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Study on BPA Health Effects in Monkeys Raises Breast Cancer Concerns

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Web Note: In the opinion of the OCA, dental amalgams (fillings) containing mercury are not "safer" than dental amalgams containing BPA.

WASHINGTON - A new study of fetal exposure to BPA, a plastic additive found in some food packaging, shows that the chemical altered the mammary gland development in monkeys. The researchers reported that the changes they observed in the monkeys reinforce concerns that BPA - bisphenol A - could contribute to breast cancer in women.

The research was published on Monday in the Proceedings of the National Academy of Sciences.

For this study, the researchers fed pregnant rhesus macaques a piece of fruit containing BPA every day during their third trimester of pregnancy. The monkeys' blood levels of BPA reached about the average level that BPA has been observed in human blood in the United States, said Patricia Hunt, a geneticist at Washington State University and one of the study's authors.

After female offspring of these BPA-exposed monkeys were born, the researchers looked at their mammary glands. They found changes in the glands that give rise to dense tissue - something that in humans is a risk factor for breast cancer, Hunt said.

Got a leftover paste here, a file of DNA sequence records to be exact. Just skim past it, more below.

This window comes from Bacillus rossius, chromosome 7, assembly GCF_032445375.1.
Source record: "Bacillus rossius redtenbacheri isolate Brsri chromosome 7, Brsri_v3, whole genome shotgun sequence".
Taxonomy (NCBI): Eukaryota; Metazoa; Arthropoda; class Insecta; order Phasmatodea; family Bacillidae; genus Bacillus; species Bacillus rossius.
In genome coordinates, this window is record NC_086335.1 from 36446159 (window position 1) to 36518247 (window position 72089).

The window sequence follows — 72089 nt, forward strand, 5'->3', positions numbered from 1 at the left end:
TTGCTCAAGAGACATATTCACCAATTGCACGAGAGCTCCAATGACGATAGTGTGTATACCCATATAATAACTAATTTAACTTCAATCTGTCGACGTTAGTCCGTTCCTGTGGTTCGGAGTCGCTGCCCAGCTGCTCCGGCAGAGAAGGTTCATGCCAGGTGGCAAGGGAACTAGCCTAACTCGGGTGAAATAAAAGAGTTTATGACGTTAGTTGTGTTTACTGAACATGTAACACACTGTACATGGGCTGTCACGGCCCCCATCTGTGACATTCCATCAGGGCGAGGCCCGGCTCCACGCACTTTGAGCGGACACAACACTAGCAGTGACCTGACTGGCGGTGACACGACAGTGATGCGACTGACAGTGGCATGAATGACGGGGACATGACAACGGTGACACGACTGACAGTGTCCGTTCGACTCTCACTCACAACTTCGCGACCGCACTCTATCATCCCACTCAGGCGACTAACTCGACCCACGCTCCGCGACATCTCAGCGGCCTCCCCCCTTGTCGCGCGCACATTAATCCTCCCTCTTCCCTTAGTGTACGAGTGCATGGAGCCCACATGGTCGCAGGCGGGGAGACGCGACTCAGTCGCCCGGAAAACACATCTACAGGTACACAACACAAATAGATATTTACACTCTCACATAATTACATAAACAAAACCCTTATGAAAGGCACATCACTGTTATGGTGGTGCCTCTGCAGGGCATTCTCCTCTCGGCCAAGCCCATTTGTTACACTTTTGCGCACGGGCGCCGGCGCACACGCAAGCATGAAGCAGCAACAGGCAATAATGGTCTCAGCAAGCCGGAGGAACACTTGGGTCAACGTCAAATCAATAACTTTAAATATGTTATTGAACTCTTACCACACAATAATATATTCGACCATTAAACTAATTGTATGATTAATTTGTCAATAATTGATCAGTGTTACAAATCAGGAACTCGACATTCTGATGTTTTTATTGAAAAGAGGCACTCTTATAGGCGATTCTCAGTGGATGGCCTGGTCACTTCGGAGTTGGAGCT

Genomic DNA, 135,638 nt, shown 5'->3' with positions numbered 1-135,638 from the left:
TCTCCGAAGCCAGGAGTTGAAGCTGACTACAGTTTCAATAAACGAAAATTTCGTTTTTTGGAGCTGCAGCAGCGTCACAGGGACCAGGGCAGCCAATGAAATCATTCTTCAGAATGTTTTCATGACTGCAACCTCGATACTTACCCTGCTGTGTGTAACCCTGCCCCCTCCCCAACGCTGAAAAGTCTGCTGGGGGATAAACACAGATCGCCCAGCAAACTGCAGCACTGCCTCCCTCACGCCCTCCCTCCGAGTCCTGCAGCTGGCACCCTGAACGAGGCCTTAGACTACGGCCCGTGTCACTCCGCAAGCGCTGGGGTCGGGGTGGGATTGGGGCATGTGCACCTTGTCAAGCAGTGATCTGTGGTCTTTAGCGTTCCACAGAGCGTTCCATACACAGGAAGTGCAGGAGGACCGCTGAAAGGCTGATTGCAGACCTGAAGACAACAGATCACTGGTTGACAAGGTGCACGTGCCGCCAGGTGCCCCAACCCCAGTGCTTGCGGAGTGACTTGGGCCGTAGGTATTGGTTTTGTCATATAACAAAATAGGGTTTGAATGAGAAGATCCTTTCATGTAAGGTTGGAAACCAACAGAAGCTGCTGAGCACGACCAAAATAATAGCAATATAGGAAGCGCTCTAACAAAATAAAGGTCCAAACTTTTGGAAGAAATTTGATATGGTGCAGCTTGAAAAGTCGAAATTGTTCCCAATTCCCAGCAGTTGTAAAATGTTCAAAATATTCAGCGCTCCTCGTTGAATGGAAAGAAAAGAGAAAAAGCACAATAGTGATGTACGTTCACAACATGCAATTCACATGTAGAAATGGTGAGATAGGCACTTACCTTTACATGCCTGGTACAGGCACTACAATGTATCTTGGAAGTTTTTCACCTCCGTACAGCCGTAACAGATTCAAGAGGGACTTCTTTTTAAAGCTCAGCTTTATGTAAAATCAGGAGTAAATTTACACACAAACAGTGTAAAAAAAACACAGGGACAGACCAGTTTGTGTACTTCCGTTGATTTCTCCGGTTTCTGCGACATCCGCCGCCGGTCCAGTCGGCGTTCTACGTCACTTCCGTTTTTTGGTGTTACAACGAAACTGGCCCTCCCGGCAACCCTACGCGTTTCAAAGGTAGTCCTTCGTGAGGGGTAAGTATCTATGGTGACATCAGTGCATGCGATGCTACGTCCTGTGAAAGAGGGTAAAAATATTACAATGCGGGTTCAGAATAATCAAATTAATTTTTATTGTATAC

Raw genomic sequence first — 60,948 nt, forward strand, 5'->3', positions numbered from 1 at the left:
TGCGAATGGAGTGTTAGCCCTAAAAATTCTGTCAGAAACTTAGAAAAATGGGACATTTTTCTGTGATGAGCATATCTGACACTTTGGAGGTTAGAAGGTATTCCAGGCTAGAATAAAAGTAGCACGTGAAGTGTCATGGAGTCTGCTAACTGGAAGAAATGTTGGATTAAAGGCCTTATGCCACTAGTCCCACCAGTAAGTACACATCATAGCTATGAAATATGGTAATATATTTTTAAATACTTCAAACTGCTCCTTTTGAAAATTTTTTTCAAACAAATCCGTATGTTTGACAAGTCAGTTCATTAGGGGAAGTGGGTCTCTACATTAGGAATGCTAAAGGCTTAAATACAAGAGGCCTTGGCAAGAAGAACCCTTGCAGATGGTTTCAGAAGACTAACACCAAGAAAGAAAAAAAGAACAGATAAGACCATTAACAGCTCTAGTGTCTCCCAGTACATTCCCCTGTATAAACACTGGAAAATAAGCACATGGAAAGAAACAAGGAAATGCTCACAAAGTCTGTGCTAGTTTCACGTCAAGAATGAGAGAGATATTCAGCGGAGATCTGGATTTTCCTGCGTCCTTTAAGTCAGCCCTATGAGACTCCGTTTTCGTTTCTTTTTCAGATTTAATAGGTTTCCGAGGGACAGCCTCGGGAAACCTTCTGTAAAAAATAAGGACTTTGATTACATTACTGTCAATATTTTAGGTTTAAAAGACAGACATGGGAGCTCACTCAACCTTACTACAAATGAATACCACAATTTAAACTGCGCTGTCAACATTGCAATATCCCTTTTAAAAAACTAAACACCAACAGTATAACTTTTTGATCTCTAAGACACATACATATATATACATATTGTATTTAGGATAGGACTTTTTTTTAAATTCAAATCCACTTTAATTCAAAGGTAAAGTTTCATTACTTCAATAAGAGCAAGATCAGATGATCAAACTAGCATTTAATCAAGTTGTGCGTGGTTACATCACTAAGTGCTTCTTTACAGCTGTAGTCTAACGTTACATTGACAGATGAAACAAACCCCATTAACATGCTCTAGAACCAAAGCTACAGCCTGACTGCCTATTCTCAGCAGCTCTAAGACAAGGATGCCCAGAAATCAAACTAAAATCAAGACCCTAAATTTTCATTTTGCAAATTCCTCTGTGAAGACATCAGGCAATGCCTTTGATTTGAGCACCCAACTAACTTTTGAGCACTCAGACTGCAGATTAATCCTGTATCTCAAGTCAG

BPA is used mainly in polycarbonate plastics, such as those used for some kinds of food and drink packaging, and epoxy resins used in some food cans and other products. Scientists say it mainly enters the human body as a result of leaching from the packaging into food and drink.

Previous studies in mice have shown a correlation between changes in the mammary gland as a result of fetal BPA exposure and an increased risk of cancer later, as adults. The chemical industry argued that BPA-exposed mice might not be a good model for understanding the effects on humans, Hunt said. But the new study found the same results in primates, which are more similar to humans.


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